Opinion: The HERC incinerator should go


The Hennepin Energy Recovery Center (HERC) is a garbage incinerator located in Minneapolis. Its main purpose is to burn trash and generate electricity in the process. The HERC was created to burn the thousands of tons of trash that would otherwise lie in landfills across Minnesota. It is responsible for burning 75 percent of Minneapolis’ more than 200,000 tons of trash generated each year.

Although the HERC is effective in burning trash and therefore reducing how much garbage heads to the landfill, communities like Minneapolis would not have to burn trash in the first place if counties and cities would build more recycling and composting facilities.

The continued existence of the incinerator is not just an environmental question about landfills and garbage. For North Minneapolis residents, the incinerator presents a social justice issue. Since shortly after its construction, many residents claim the emissions generated by the plant have caused asthma and polluted their neighborhood with toxic metals and unhealthy amounts of lead.

In a 2016 survey, Neighborhoods Organizing for Change (NOC) surveyed people in the North Minneapolis neighborhoods and found that 99 percent of the people surveyed had or knew someone close to them who had asthma. The evidence is not just anecdotal. Statistics demonstrate that asthma cases as well as lead and arsenic contamination have risen since the center’s construction.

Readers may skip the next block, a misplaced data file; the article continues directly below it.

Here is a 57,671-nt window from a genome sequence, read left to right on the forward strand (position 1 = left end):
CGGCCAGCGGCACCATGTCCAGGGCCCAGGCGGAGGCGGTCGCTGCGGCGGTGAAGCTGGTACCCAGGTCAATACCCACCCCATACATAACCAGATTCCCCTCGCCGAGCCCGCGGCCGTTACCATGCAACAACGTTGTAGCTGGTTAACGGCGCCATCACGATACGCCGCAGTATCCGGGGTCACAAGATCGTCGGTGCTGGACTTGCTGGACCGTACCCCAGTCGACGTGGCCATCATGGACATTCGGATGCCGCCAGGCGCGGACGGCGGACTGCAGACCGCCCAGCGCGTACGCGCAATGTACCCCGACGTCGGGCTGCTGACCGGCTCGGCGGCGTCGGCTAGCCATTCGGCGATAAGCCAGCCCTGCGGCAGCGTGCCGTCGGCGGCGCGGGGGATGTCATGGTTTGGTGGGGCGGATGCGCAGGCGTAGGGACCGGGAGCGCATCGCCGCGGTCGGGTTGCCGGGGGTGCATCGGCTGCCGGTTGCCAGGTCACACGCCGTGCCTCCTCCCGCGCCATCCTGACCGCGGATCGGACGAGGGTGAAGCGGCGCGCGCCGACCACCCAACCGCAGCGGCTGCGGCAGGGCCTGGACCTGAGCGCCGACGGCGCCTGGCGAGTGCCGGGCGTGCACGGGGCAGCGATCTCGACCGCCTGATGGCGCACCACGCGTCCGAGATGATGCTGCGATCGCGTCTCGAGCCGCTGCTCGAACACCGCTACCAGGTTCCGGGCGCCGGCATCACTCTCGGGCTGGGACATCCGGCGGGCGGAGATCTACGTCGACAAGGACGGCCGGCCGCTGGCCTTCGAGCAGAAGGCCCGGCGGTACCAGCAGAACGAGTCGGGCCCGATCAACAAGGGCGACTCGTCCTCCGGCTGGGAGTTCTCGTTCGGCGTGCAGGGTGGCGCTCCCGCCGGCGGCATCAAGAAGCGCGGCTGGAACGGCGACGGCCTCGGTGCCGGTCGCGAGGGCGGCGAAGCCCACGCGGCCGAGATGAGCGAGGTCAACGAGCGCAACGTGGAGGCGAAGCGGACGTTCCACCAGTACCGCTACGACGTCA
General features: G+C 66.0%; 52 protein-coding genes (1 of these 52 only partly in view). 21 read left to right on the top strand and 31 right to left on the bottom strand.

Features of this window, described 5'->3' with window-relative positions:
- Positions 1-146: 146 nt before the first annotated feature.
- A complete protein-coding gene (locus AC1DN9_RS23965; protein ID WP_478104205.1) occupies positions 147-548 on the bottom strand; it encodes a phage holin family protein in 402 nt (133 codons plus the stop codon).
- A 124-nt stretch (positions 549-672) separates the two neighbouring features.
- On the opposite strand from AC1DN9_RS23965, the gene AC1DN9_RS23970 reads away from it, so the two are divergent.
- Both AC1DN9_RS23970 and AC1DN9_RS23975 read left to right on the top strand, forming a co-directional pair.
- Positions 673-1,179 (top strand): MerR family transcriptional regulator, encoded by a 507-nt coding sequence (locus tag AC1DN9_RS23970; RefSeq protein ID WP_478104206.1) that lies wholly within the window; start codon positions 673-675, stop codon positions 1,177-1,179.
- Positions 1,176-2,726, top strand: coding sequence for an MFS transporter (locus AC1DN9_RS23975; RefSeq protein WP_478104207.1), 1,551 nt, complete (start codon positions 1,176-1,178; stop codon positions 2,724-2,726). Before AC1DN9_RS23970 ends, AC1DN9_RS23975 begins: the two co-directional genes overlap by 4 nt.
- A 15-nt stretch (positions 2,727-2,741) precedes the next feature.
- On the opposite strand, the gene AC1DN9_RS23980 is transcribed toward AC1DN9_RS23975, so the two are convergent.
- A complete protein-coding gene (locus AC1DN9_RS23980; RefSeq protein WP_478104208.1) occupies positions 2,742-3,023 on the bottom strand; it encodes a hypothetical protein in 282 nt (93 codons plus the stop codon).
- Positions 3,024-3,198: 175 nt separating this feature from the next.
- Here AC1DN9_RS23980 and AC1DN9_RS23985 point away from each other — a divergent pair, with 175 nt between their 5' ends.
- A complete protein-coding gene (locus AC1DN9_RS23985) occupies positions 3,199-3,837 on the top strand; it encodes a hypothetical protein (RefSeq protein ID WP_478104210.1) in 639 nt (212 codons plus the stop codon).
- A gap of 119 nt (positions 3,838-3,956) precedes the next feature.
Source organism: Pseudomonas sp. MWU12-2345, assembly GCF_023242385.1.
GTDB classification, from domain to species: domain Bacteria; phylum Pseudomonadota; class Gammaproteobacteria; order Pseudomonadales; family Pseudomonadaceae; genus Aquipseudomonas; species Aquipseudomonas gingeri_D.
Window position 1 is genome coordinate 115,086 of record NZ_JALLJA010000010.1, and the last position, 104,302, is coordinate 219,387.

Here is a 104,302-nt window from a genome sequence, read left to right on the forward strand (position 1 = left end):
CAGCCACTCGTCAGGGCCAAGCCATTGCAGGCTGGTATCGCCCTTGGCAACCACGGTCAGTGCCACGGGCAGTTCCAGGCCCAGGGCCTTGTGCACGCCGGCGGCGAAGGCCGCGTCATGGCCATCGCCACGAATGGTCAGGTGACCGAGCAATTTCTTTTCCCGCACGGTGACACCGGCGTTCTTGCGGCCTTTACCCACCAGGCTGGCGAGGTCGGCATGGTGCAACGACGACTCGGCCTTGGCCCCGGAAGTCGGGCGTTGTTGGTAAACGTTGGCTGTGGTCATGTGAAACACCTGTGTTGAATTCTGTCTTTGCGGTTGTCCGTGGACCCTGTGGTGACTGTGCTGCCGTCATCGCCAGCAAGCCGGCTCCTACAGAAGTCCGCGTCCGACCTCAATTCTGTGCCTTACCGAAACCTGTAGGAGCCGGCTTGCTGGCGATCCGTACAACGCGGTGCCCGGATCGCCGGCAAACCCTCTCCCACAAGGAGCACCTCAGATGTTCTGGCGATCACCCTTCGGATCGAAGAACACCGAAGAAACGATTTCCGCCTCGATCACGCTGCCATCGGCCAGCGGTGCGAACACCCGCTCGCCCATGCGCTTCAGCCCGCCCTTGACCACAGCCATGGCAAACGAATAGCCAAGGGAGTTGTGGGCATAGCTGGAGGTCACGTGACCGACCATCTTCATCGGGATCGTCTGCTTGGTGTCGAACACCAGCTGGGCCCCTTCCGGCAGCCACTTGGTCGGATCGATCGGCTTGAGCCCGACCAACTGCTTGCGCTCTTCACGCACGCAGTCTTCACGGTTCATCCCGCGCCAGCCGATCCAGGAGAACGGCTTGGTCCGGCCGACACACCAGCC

A 2011 study from the EPA showed that HERC ranked number one in arsenic emissions in the nation. It also ranked second in chromium emissions, third in nickel emissions and fifth in particulate matter.

“Burning garbage is the most expensive and environmentally harmful way to get rid of garbage,” according to a Neil Seldman, a staff member of the Institute for Local Self-Reliance.

The Environmental Justice Network’s work seem to confirm his claims, revealing that garbage incineration produces double the carbon pollution as coal power.

Many schools, including elementary schools, and poorer, predominantly African American neighborhoods are directly influenced by the incinerator. These communities experience greater levels of economic difficulty compared to Minneapolis’ white population. According to the US Census Bureau, “From 2013 to 2014, the median income for black households in [Minnesota] fell 14 percent. In constant dollars, that was a decline from about $31,500 to $27,000 — or $4,500 in a single year.” These disparities are also noticeable in many other areas, including Minnesota’s school systems. Things have not improved since the Census Bureau’s report. It seems even more tragic that the negative influences of the incinerator directly influence communities that already face considerable challenges.

In my opinion, the residents in North Minneapolis are right to argue that the incinerator be shut down or replaced with a cleaner source of electricity and a fully developed recycling and composting program to handle the city’s garbage.

Initiatives like these could also improve the economy by creating construction jobs to build a new clean energy facility and administer recycling programs. Residents in North Minneapolis should not have to choose between less garbage, clean energy, and green jobs because they and all of Minneapolis can have all three.